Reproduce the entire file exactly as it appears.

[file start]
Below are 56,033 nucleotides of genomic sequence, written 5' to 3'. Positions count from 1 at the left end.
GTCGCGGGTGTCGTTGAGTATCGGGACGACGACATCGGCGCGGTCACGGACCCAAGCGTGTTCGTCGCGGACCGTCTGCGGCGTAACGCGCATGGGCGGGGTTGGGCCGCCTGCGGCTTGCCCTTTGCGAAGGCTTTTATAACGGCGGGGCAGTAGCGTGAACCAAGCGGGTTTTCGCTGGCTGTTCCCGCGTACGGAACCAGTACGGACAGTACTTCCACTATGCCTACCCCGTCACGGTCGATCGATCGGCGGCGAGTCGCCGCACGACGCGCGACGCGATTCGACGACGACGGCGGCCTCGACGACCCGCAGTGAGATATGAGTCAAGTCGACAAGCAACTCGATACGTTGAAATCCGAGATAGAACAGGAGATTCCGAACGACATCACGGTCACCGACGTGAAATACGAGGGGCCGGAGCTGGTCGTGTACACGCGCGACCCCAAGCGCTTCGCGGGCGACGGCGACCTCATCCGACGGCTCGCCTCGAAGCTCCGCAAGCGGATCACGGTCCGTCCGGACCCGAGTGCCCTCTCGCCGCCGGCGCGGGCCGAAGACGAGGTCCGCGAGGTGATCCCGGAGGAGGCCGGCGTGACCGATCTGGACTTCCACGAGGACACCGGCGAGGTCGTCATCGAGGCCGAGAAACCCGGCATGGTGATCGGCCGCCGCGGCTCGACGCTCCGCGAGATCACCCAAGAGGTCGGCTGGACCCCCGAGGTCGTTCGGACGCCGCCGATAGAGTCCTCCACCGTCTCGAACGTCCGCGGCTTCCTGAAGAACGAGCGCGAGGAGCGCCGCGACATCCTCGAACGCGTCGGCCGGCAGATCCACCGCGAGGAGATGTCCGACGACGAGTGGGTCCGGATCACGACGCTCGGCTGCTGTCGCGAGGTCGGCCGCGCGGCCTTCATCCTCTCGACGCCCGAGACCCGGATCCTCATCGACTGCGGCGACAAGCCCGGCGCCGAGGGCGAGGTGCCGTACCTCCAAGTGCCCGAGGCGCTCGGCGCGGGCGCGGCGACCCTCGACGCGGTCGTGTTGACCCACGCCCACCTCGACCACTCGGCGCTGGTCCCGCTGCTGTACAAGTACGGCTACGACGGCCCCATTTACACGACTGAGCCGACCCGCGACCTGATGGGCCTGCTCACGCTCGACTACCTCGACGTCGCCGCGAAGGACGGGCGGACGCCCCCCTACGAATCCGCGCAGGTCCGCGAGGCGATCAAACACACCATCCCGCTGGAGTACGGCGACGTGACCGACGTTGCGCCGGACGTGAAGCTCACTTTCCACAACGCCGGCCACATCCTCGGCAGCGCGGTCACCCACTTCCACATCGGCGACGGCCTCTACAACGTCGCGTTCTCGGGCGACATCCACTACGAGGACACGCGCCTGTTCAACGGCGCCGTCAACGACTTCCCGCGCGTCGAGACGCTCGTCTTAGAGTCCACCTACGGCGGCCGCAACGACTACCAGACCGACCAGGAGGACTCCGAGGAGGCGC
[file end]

Below are 56,033 nucleotides of genomic sequence, written 5' to 3'. Positions count from 1 at the left end.
GTCGCGGGTGTCGTTGAGTATCGGGACGACGACATCGGCGCGGTCACGGACCCAAGCGTGTTCGTCGCGGACCGTCTGCGGCGTAACGCGCATGGGCGGGGTTGGGCCGCCTGCGGCTTGCCCTTTGCGAAGGCTTTTATAACGGCGGGGCAGTAGCGTGAACCAAGCGGGTTTTCGCTGGCTGTTCCCGCGTACGGAACCAGTACGGACAGTACTTCCACTATGCCTACCCCGTCACGGTCGATCGATCGGCGGCGAGTCGCCGCACGACGCGCGACGCGATTCGACGACGACGGCGGCCTCGACGACCCGCAGTGAGATATGAGTCAAGTCGACAAGCAACTCGATACGTTGAAATCCGAGATAGAACAGGAGATTCCGAACGACATCACGGTCACCGACGTGAAATACGAGGGGCCGGAGCTGGTCGTGTACACGCGCGACCCCAAGCGCTTCGCGGGCGACGGCGACCTCATCCGACGGCTCGCCTCGAAGCTCCGCAAGCGGATCACGGTCCGTCCGGACCCGAGTGCCCTCTCGCCGCCGGCGCGGGCCGAAGACGAGGTCCGCGAGGTGATCCCGGAGGAGGCCGGCGTGACCGATCTGGACTTCCACGAGGACACCGGCGAGGTCGTCATCGAGGCCGAGAAACCCGGCATGGTGATCGGCCGCCGCGGCTCGACGCTCCGCGAGATCACCCAAGAGGTCGGCTGGACCCCCGAGGTCGTTCGGACGCCGCCGATAGAGTCCTCCACCGTCTCGAACGTCCGCGGCTTCCTGAAGAACGAGCGCGAGGAGCGCCGCGACATCCTCGAACGCGTCGGCCGGCAGATCCACCGCGAGGAGATGTCCGACGACGAGTGGGTCCGGATCACGACGCTCGGCTGCTGTCGCGAGGTCGGCCGCGCGGCCTTCATCCTCTCGACGCCCGAGACCCGGATCCTCATCGACTGCGGCGACAAGCCCGGCGCCGAGGGCGAGGTGCCGTACCTCCAAGTGCCCGAGGCGCTCGGCGCGGGCGCGGCGACCCTCGACGCGGTCGTGTTGACCCACGCCCACCTCGACCACTCGGCGCTGGTCCCGCTGCTGTACAAGTACGGCTACGACGGCCCCATTTACACGACTGAGCCGACCCGCGACCTGATGGGCCTGCTCACGCTCGACTACCTCGACGTCGCCGCGAAGGACGGGCGGACGCCCCCCTACGAATCCGCGCAGGTCCGCGAGGCGATCAAACACACCATCCCGCTGGAGTACGGCGACGTGACCGACGTTGCGCCGGACGTGAAGCTCACTTTCCACAACGCCGGCCACATCCTCGGCAGCGCGGTCACCCACTTCCACATCGGCGACGGCCTCTACAACGTCGCGTTCTCGGGCGACATCCACTACGAGGACACGCGCCTGTTCAACGGCGCCGTCAACGACTTCCCGCGCGTCGAGACGCTCGTCTTAGAGTCCACCTACGGCGGCCGCAACGACTACCAGACCGACCAGGAGGACTCCGAGGAGGCGC